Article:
What I’m getting at here is that the hypothetical Slippin’ Jimmy & Friends sitcom would almost certainly feature entirely self-contained stories on a weekly basis. If it still gets 10 episodes per season, the writers need to write 10 self-contained stories. That’s easy. But writing Better Call Saul forces them to think in season-long arcs…and then where the characters will be left when it’s over, and whether or not that will be fruitful enough for another batch of episodes…and so on and so on. In addition, Better Call Saul has the unenviable task of tying everything eventually back into its parent series.

It’s no longer a 1:1 story:episode ratio. Jimmy McGill is in one place at the start of the season, and the writers want to get him to another place by the end. The episodes themselves, therefore, become steps rather than stories. Jimmy has milestones to hit along the way, and ideally we get some nice character interaction in there…maybe set some time aside to explore larger themes or to let Mike calmly dispense whoop-ass…but the season is the concern, not the individual episodes.

So we get a “Fifi,” now and then. An episode that only barely pushes anything forward. An episode so full of long, wordless stretches (the customs sequence, Mike’s stakeout, Jimmy monkeying around with the Mesa Verde files) that it wears its lack of urgency like a badge.

Reader Stephen Fletcher reminded me of something when I wondered about the significance of Rebecca in the episode that was named after her: he said that the first letter of each episode’s title creates an anagram. By now, I don’t think it’s worth redacting the spoiler; it spells FRING’S BACK. So that’s why that episode had to be named after Rebecca; we needed the R. Personally I think they could have called it “Regret” or “Reconsideration” or “Reprisal” or something that had a bit more to do with anything that happened in the episode, but so be it.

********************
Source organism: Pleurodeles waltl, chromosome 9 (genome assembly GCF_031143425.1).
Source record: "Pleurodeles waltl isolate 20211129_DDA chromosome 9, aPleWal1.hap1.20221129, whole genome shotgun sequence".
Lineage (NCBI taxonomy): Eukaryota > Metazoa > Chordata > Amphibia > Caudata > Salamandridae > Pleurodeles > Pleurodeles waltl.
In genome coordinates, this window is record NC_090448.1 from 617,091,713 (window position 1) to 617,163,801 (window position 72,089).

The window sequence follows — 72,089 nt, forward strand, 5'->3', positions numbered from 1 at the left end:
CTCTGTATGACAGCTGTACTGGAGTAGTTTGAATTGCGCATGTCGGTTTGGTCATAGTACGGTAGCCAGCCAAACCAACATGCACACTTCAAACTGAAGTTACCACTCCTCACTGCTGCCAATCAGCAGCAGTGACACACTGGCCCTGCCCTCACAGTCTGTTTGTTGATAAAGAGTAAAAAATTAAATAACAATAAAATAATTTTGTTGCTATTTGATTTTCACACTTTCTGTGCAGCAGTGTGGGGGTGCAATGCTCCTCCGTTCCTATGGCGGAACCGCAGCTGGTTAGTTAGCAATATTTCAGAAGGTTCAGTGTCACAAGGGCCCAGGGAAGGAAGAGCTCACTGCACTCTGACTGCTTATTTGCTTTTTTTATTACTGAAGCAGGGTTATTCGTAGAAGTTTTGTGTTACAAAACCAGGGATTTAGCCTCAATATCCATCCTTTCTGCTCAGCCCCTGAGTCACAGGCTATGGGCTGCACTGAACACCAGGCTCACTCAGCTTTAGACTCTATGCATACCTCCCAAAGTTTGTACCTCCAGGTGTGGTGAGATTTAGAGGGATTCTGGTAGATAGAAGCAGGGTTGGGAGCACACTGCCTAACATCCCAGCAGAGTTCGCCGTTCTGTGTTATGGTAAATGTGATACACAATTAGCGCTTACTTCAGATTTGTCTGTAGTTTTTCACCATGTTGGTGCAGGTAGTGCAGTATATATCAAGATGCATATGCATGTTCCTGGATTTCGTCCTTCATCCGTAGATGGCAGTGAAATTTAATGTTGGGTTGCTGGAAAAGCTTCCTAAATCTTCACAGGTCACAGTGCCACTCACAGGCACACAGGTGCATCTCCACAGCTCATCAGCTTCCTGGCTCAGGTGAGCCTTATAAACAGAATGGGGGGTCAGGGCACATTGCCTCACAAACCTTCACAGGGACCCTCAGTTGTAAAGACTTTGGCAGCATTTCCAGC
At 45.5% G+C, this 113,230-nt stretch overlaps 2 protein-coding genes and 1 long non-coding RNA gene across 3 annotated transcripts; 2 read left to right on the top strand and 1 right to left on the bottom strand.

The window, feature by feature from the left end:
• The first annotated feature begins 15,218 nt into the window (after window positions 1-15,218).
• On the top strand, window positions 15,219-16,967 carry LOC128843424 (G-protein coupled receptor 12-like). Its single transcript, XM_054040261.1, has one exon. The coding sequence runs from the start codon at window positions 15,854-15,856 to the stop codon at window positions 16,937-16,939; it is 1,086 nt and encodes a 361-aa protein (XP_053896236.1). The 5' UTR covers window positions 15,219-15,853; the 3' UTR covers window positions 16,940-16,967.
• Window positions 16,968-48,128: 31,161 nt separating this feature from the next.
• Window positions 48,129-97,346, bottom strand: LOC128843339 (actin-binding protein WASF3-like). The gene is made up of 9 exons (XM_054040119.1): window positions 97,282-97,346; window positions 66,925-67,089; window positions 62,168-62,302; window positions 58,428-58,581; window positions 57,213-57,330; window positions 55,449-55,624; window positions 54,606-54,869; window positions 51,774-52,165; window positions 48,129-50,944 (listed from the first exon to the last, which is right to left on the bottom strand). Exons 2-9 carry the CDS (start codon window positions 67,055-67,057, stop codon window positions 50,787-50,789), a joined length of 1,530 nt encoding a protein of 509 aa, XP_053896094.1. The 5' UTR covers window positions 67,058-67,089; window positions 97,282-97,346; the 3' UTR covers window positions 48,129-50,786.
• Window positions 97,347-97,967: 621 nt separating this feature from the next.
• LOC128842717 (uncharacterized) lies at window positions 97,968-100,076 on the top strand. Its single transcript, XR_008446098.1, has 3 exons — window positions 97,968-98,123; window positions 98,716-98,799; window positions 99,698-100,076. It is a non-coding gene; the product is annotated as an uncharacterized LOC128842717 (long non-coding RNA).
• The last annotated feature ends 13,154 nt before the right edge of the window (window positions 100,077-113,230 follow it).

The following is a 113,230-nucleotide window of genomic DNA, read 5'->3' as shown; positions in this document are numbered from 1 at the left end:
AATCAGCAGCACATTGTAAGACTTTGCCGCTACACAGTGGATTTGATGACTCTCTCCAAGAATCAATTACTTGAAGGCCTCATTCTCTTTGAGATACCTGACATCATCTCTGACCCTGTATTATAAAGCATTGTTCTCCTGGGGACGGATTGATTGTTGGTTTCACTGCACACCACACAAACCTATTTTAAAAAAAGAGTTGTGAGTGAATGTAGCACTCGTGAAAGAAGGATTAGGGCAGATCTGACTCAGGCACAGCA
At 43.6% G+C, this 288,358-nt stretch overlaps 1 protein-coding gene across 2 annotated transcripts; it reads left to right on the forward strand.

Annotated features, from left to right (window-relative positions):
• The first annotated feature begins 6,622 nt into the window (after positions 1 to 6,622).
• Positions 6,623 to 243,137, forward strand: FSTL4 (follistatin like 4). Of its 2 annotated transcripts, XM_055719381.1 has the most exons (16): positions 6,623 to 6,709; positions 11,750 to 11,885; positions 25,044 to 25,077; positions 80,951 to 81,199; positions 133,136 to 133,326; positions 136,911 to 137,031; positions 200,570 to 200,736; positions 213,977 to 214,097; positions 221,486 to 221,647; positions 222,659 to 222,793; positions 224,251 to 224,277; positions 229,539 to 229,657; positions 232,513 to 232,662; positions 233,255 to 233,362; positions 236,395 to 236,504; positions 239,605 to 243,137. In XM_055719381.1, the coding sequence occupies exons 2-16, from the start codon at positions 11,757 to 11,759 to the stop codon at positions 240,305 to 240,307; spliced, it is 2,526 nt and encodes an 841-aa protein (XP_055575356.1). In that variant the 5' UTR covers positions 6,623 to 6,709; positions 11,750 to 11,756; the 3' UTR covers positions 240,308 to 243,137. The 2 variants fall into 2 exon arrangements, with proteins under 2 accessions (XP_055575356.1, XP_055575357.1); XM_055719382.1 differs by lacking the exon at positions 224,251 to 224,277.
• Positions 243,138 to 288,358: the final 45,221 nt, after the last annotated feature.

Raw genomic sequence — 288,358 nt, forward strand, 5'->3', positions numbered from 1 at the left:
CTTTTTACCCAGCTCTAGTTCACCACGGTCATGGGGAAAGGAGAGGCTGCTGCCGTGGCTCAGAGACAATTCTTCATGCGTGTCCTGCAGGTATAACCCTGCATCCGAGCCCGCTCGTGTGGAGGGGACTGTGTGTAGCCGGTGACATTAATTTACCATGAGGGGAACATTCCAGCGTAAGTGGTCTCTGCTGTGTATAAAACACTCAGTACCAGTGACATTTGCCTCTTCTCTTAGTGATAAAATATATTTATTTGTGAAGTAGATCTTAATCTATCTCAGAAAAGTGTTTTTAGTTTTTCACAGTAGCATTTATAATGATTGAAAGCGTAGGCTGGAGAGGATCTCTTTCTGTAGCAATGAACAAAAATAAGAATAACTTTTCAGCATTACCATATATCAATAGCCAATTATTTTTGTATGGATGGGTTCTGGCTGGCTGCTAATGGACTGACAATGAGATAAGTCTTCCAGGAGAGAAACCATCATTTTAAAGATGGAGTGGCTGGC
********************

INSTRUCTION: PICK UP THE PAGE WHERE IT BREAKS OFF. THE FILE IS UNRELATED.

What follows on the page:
“Fifi” by that same logic might as well be called “Filler.”

But, hey, it’s not without merit. Better Call Saul has one of the wall-to-wall best casts on television right now, and it’s a pleasure to watch them go about their business, even if that business seems relatively light.

This time around, we even get to see another side of Chuck: we get to see him being an actual lawyer. His salvaging of the Mesa Verde account was both impressive and unexpected, and we get a sense of just why he’s still valuable to Hamlin, Hamlin & McGill, despite his reclusive lifestyle. (We also get yet another indication that his “sickness” is all in his mind, as he’s able to make it through a long, important meeting with aplomb and only begins to falter once the client leaves.)

That much was nice. Even if he was single-handedly crippling Jimmy’s and Kim’s prospects as solo practitioners.

Yeah, if “Fifi” tugs any of the narrative threads along, it’s that one, forcing us to experience Kim’s emotional roller coaster right alongside her. She’s throwing her lot in with Jimmy, she retains Mesa Verda, she loses Mesa Verde. Apprehensive, empowered, crushed. It’s a nice little journey for the character, and part of me wishes it were joined to a more gripping episode in general.

We’re left knowing almost nothing more than we knew at the end of last week, as well. Wexler & McGill is still a blank slate.

Then there’s Mike, whose story barely advances…but does advance just enough to prove me wrong yet again. First I thought Hector might want to use Mike for muscle in the future. Then I thought Mike might be heading back to Hector to ask for more work. Now…who knows. Mike scopes out Hector’s operations and…that’s about it. It was a bit odd that he let Kaylee help him build whatever monstrous device he was working on in his kitchen, as I’d honestly think he’d want his granddaughter to have no part in his dealings whatsoever, but, again, that’s what you get from an episode like “Fifi.” It needs to tread water, and that’s what it forces the characters to do as well.

I’m also not sure what Jimmy was doing toward the end with the Mesa Verde files. He obviously switched an address on a few of the documents, but I’m not sure what his aim is. Is he trying to make Chuck look incompetent or something? Surely if Chuck fucks up an address he’ll be corrected, and then that’s that. Worst case scenario is that he compares his copies of the files to some other records and ascertains immediately that Jimmy meddled. I’m sure I’m wrong, but as of right now I have no clue how this is meant to impact Chuck at all. “Fifi” sure seems to think it’s important…I just wish it gave me reason enough to join it.